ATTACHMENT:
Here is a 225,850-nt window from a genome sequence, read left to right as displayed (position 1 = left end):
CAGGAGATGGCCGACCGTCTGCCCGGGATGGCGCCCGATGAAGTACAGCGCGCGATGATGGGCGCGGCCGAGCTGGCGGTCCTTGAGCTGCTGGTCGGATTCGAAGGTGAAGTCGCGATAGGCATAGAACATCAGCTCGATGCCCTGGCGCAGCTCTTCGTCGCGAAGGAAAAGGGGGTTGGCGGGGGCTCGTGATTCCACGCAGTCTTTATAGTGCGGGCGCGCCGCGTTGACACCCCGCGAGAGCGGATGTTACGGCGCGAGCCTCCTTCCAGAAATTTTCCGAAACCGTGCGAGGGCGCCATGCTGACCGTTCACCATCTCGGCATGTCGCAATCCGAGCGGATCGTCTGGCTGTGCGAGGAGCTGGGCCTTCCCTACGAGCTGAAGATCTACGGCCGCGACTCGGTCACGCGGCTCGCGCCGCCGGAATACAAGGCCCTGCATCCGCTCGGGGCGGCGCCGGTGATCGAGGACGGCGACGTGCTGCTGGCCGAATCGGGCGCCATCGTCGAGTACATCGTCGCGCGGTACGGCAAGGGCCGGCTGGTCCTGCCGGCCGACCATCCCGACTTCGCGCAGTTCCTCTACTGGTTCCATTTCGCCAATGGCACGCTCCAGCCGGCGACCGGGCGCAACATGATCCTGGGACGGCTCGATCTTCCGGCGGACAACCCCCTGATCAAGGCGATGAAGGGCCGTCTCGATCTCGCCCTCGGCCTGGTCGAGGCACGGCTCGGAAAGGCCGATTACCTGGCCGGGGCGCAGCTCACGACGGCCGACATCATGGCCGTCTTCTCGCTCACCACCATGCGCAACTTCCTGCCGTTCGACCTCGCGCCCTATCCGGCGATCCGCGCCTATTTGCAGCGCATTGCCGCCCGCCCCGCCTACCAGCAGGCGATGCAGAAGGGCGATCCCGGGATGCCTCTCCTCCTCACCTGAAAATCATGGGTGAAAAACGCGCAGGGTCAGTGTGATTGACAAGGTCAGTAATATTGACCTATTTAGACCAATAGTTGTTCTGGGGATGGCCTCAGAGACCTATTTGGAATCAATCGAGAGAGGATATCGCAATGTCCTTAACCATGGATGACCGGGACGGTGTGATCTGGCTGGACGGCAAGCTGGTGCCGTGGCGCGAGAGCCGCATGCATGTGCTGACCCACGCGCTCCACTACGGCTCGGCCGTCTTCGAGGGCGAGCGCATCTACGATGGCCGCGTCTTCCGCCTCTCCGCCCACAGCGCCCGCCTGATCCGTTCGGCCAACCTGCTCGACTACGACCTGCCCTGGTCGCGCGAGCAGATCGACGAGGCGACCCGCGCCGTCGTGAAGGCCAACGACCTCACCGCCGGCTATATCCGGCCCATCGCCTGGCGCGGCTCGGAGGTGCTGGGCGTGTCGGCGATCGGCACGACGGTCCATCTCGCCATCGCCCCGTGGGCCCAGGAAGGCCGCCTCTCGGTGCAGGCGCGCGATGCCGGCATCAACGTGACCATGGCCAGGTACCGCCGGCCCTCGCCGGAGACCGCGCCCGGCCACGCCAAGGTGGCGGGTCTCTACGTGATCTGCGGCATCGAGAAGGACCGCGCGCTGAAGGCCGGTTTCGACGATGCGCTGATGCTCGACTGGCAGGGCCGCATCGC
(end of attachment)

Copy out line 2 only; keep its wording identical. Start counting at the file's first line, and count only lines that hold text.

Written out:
CAGGAGATGGCCGACCGTCTGCCCGGGATGGCGCCCGATGAAGTACAGCGCGCGATGATGGGCGCGGCCGAGCTGGCGGTCCTTGAGCTGCTGGTCGGATTCGAAGGTGAAGTCGCGATAGGCATAGAACATCAGCTCGATGCCCTGGCGCAGCTCTTCGTCGCGAAGGAAAAGGGGGTTGGCGGGGGCTCGTGATTCCACGCAGTCTTTATAGTGCGGGCGCGCCGCGTTGACACCCCGCGAGAGCGGATGTTACGGCGCGAGCCTCCTTCCAGAAATTTTCCGAAACCGTGCGAGGGCGCCATGCTGACCGTTCACCATCTCGGCATGTCGCAATCCGAGCGGATCGTCTGGCTGTGCGAGGAGCTGGGCCTTCCCTACGAGCTGAAGATCTACGGCCGCGACTCGGTCACGCGGCTCGCGCCGCCGGAATACAAGGCCCTGCATCCGCTCGGGGCGGCGCCGGTGATCGAGGACGGCGACGTGCTGCTGGCCGAATCGGGCGCCATCGTCGAGTACATCGTCGCGCGGTACGGCAAGGGCCGGCTGGTCCTGCCGGCCGACCATCCCGACTTCGCGCAGTTCCTCTACTGGTTCCATTTCGCCAATGGCACGCTCCAGCCGGCGACCGGGCGCAACATGATCCTGGGACGGCTCGATCTTCCGGCGGACAACCCCCTGATCAAGGCGATGAAGGGCCGTCTCGATCTCGCCCTCGGCCTGGTCGAGGCACGGCTCGGAAAGGCCGATTACCTGGCCGGGGCGCAGCTCACGACGGCCGACATCATGGCCGTCTTCTCGCTCACCACCATGCGCAACTTCCTGCCGTTCGACCTCGCGCCCTATCCGGCGATCCGCGCCTATTTGCAGCGCATTGCCGCCCGCCCCGCCTACCAGCAGGCGATGCAGAAGGGCGATCCCGGGATGCCTCTCCTCCTCACCTGAAAATCATGGGTGAAAAACGCGCAGGGTCAGTGTGATTGACAAGGTCAGTAATATTGACCTATTTAGACCAATAGTTGTTCTGGGGATGGCCTCAGAGACCTATTTGGAATCAATCGAGAGAGGATATCGCAATGTCCTTAACCATGGATGACCGGGACGGTGTGATCTGGCTGGACGGCAAGCTGGTGCCGTGGCGCGAGAGCCGCATGCATGTGCTGACCCACGCGCTCCACTACGGCTCGGCCGTCTTCGAGGGCGAGCGCATCTACGATGGCCGCGTCTTCCGCCTCTCCGCCCACAGCGCCCGCCTGATCCGTTCGGCCAACCTGCTCGACTACGACCTGCCCTGGTCGCGCGAGCAGATCGACGAGGCGACCCGCGCCGTCGTGAAGGCCAACGACCTCACCGCCGGCTATATCCGGCCCATCGCCTGGCGCGGCTCGGAGGTGCTGGGCGTGTCGGCGATCGGCACGACGGTCCATCTCGCCATCGCCCCGTGGGCCCAGGAAGGCCGCCTCTCGGTGCAGGCGCGCGATGCCGGCATCAACGTGACCATGGCCAGGTACCGCCGGCCCTCGCCGGAGACCGCGCCCGGCCACGCCAAGGTGGCGGGTCTCTACGTGATCTGCGGCATCGAGAAGGACCGCGCGCTGAAGGCCGGTTTCGACGATGCGCTGATGCTCGACTGGCAGGGCCGCATCGC